The Calculus of Race and Class: A New Look at the Achievement Gap in New York City Schools

By Nicole Mader and Ana Carla Sant’anna Costa

Decades of national research have documented the “achievement gap” among students of different racial and ethnic groups as measured by their scores on standardized tests, with White and Asian students generally outperforming their Black and Hispanic peers.[1] Now, a new tool developed by the Integration Project at the Center for New York City Affairs allows parents, educators, and policymakers to see just how large that gap is among students at each of the city’s approximately 900 public elementary schools, both district and charter. It also shows how strongly and how frequently this gap is moderated by the household incomes of students, even within the same schools.

Our new interactive visualization shows how some 220,000 students in different racial or ethnic groups in grades 3-5 (the grades that participate in yearly testing) at each elementary school fared on the 2016 State math tests relative to each group’s estimated household income using census tract data.[2]  (We used the math test results because they are less highly correlated with a student’s home language than results on the English Language Arts test also administered by the State for students in grades 3-5.)

Visualization created by Karla Polo-Garcia and Arsenal. Data on individual student census tracts, racial or ethnic categories, and 2016 math scores were provided by the NYC Department of Education. Groups with fewer than 10 students are not displayed on the visualization in accordance with federal student privacy laws. See endnote ii for more details on methodology.

New York State standardized tests are scored on a four-point scale. Students with scores of “1” or “2” are judged to be performing below grade level; those with scores of “3” are considered to be at grade level; a score of “4” or better means the student is performing above grade level.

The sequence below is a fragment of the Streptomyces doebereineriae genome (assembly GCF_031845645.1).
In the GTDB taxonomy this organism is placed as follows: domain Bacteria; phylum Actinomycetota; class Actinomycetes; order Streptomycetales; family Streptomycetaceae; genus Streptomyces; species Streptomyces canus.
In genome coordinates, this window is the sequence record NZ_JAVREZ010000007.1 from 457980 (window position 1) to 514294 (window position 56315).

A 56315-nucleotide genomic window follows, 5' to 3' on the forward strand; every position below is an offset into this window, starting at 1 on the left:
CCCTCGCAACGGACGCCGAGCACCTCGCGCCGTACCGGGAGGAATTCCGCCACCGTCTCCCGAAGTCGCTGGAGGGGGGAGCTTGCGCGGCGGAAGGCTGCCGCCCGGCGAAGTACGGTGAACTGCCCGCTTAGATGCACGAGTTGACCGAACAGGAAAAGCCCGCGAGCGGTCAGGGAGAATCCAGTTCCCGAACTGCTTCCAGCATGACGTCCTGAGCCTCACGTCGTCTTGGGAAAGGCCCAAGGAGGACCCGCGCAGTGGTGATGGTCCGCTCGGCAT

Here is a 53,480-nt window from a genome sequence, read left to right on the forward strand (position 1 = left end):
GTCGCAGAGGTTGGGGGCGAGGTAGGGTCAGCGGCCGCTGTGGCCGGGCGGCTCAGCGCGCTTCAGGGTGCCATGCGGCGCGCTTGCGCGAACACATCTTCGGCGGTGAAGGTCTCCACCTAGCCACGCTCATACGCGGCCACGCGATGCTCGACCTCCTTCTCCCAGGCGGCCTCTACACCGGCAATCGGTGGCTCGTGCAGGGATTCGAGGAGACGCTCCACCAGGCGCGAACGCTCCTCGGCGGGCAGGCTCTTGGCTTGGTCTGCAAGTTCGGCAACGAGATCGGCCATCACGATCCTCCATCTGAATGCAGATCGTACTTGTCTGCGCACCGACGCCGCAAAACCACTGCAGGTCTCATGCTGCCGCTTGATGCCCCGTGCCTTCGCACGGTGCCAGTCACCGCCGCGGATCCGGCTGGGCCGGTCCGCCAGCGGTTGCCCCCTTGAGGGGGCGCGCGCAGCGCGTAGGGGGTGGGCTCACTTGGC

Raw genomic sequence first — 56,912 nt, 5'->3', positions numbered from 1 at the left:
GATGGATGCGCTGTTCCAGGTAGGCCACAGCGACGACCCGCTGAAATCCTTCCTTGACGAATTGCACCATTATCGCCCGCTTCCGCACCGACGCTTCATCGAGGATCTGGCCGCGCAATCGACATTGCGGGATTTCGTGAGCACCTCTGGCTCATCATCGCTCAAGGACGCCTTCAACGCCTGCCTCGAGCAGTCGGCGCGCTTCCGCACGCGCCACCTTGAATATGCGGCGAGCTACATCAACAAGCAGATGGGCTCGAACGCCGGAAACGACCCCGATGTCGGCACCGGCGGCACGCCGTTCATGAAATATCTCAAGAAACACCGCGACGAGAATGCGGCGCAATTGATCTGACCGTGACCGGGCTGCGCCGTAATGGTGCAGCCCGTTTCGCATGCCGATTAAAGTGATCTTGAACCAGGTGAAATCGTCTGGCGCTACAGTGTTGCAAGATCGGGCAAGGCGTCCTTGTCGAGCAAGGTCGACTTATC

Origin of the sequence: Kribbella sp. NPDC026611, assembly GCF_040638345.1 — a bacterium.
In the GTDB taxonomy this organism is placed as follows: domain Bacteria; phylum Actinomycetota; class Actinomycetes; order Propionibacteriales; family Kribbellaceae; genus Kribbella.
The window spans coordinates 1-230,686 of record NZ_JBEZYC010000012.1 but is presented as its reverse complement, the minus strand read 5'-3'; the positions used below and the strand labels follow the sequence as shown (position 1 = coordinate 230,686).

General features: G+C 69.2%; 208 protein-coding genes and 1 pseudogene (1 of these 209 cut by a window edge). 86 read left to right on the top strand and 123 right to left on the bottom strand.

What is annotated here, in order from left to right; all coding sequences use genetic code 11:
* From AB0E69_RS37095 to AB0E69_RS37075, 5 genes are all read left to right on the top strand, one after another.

A glance at this visualization reveals that White and Asian students’ math scores were higher, but their household incomes also tend to be much higher. In the middle of our household income range, we see students of all races. Black and Hispanic students in this income bracket have test scores similar to those of White and Asian students with similar incomes, and in some cases score higher.

This visualization also illustrates the intersection of race and class in school segregation. On the right of the graph, we can see that students with household incomes above $80,000 are predominately White; moreover, nearly all the non-White students who attend schools with these White students have household incomes above $60,000, well above the $45,000 citywide average for our pool of students. On the left side of the graph, almost all students with household incomes below $30,000 are Black and Hispanic, and there are almost no White or Asian students at these schools. In short, students represented on the right side of the graph typically go to schools with some degree of racial and ethnic diversity and reap benefits from that.[3] Those benefits aren’t available to students on the left side of the graph.

At schools where students come from households with a wide range of incomes, there are typically large gaps in test scores among different ethnic groups. We found strong correlations linking the size of the income range between the highest- and lowest-income ethnic groups at each school and the size of the test score gap between them. In fact, the wider the economic range within a school, the wider these gaps become. There are, for example, more than 50 schools where students come from census tracts where annual household incomes vary by more than $25,000. At those schools, the average test score gap between the highest- and lowest-income classmates was almost a full proficiency level (one point on the four-point scale). Even at highly resourced schools like P.S. 183 Robert Stevenson in District 2, P.S./M.S. 8 Robert Fulton in District 13, and P.S. 29 John Harrigan in District 15, the lower-income Black students are performing a full proficiency level or more below their White and Asian classmates.